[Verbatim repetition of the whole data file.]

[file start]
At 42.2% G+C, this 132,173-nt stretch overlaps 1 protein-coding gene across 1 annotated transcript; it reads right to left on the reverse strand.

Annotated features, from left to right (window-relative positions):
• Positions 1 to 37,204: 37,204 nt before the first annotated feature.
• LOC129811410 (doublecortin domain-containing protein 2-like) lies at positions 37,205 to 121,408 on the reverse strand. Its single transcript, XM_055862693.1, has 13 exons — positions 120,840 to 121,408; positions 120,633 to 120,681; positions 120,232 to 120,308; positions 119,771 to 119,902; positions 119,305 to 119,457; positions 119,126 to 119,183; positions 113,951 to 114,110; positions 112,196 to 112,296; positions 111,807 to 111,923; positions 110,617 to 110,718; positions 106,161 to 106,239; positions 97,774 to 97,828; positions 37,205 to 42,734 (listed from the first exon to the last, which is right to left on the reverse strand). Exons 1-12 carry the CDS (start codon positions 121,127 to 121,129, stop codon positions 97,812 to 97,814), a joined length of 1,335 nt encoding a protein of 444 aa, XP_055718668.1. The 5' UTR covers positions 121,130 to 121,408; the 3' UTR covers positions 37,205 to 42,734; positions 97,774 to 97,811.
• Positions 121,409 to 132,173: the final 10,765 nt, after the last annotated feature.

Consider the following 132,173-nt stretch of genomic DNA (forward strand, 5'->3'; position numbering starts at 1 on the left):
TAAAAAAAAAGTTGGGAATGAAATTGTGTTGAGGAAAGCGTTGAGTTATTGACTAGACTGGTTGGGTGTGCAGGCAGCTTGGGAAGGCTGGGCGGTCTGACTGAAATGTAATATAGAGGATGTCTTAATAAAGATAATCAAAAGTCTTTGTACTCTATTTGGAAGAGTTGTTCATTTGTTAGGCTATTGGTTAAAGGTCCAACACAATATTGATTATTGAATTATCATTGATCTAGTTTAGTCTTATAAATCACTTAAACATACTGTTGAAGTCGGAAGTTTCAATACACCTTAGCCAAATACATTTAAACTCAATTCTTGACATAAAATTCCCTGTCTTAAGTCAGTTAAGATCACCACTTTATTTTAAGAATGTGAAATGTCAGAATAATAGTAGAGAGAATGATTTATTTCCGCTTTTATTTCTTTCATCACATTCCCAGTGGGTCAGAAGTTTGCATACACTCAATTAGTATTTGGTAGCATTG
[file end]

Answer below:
At 42.2% G+C, this 132,173-nt stretch overlaps 1 protein-coding gene across 1 annotated transcript; it reads right to left on the reverse strand.

Annotated features, from left to right (window-relative positions):
• Positions 1 to 37,204: 37,204 nt before the first annotated feature.
• LOC129811410 (doublecortin domain-containing protein 2-like) lies at positions 37,205 to 121,408 on the reverse strand. Its single transcript, XM_055862693.1, has 13 exons — positions 120,840 to 121,408; positions 120,633 to 120,681; positions 120,232 to 120,308; positions 119,771 to 119,902; positions 119,305 to 119,457; positions 119,126 to 119,183; positions 113,951 to 114,110; positions 112,196 to 112,296; positions 111,807 to 111,923; positions 110,617 to 110,718; positions 106,161 to 106,239; positions 97,774 to 97,828; positions 37,205 to 42,734 (listed from the first exon to the last, which is right to left on the reverse strand). Exons 1-12 carry the CDS (start codon positions 121,127 to 121,129, stop codon positions 97,812 to 97,814), a joined length of 1,335 nt encoding a protein of 444 aa, XP_055718668.1. The 5' UTR covers positions 121,130 to 121,408; the 3' UTR covers positions 37,205 to 42,734; positions 97,774 to 97,811.
• Positions 121,409 to 132,173: the final 10,765 nt, after the last annotated feature.

Consider the following 132,173-nt stretch of genomic DNA (forward strand, 5'->3'; position numbering starts at 1 on the left):
TAAAAAAAAAGTTGGGAATGAAATTGTGTTGAGGAAAGCGTTGAGTTATTGACTAGACTGGTTGGGTGTGCAGGCAGCTTGGGAAGGCTGGGCGGTCTGACTGAAATGTAATATAGAGGATGTCTTAATAAAGATAATCAAAAGTCTTTGTACTCTATTTGGAAGAGTTGTTCATTTGTTAGGCTATTGGTTAAAGGTCCAACACAATATTGATTATTGAATTATCATTGATCTAGTTTAGTCTTATAAATCACTTAAACATACTGTTGAAGTCGGAAGTTTCAATACACCTTAGCCAAATACATTTAAACTCAATTCTTGACATAAAATTCCCTGTCTTAAGTCAGTTAAGATCACCACTTTATTTTAAGAATGTGAAATGTCAGAATAATAGTAGAGAGAATGATTTATTTCCGCTTTTATTTCTTTCATCACATTCCCAGTGGGTCAGAAGTTTGCATACACTCAATTAGTATTTGGTAGCATTG